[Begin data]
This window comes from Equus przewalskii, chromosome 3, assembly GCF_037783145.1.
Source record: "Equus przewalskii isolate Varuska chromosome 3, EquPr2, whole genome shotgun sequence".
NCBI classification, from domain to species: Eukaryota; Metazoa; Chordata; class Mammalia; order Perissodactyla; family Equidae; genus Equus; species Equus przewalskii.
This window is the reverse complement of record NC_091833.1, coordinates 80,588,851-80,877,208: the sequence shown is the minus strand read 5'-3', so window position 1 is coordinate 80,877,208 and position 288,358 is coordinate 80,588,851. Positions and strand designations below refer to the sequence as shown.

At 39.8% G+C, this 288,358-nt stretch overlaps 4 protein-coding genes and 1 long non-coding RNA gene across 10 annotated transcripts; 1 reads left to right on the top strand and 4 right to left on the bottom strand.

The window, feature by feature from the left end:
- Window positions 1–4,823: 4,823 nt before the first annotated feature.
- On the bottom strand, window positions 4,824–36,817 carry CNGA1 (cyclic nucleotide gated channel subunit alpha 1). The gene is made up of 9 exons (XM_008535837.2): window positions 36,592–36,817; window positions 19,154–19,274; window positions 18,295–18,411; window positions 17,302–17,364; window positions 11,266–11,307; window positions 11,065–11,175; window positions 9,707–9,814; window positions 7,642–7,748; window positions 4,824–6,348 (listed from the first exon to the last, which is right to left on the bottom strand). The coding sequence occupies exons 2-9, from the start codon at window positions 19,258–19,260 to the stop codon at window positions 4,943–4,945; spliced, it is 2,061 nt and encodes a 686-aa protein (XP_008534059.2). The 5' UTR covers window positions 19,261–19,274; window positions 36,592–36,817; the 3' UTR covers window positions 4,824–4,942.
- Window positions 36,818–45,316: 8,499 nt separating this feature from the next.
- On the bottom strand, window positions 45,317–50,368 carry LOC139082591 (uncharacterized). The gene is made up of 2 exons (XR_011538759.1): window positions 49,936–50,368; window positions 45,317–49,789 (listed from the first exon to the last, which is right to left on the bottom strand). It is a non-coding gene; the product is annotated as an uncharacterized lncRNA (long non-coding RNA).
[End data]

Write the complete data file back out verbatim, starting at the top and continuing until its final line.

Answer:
This window comes from Equus przewalskii, chromosome 3, assembly GCF_037783145.1.
Source record: "Equus przewalskii isolate Varuska chromosome 3, EquPr2, whole genome shotgun sequence".
NCBI classification, from domain to species: Eukaryota; Metazoa; Chordata; class Mammalia; order Perissodactyla; family Equidae; genus Equus; species Equus przewalskii.
This window is the reverse complement of record NC_091833.1, coordinates 80,588,851-80,877,208: the sequence shown is the minus strand read 5'-3', so window position 1 is coordinate 80,877,208 and position 288,358 is coordinate 80,588,851. Positions and strand designations below refer to the sequence as shown.

At 39.8% G+C, this 288,358-nt stretch overlaps 4 protein-coding genes and 1 long non-coding RNA gene across 10 annotated transcripts; 1 reads left to right on the top strand and 4 right to left on the bottom strand.

The window, feature by feature from the left end:
- Window positions 1–4,823: 4,823 nt before the first annotated feature.
- On the bottom strand, window positions 4,824–36,817 carry CNGA1 (cyclic nucleotide gated channel subunit alpha 1). The gene is made up of 9 exons (XM_008535837.2): window positions 36,592–36,817; window positions 19,154–19,274; window positions 18,295–18,411; window positions 17,302–17,364; window positions 11,266–11,307; window positions 11,065–11,175; window positions 9,707–9,814; window positions 7,642–7,748; window positions 4,824–6,348 (listed from the first exon to the last, which is right to left on the bottom strand). The coding sequence occupies exons 2-9, from the start codon at window positions 19,258–19,260 to the stop codon at window positions 4,943–4,945; spliced, it is 2,061 nt and encodes a 686-aa protein (XP_008534059.2). The 5' UTR covers window positions 19,261–19,274; window positions 36,592–36,817; the 3' UTR covers window positions 4,824–4,942.
- Window positions 36,818–45,316: 8,499 nt separating this feature from the next.
- On the bottom strand, window positions 45,317–50,368 carry LOC139082591 (uncharacterized). The gene is made up of 2 exons (XR_011538759.1): window positions 49,936–50,368; window positions 45,317–49,789 (listed from the first exon to the last, which is right to left on the bottom strand). It is a non-coding gene; the product is annotated as an uncharacterized lncRNA (long non-coding RNA).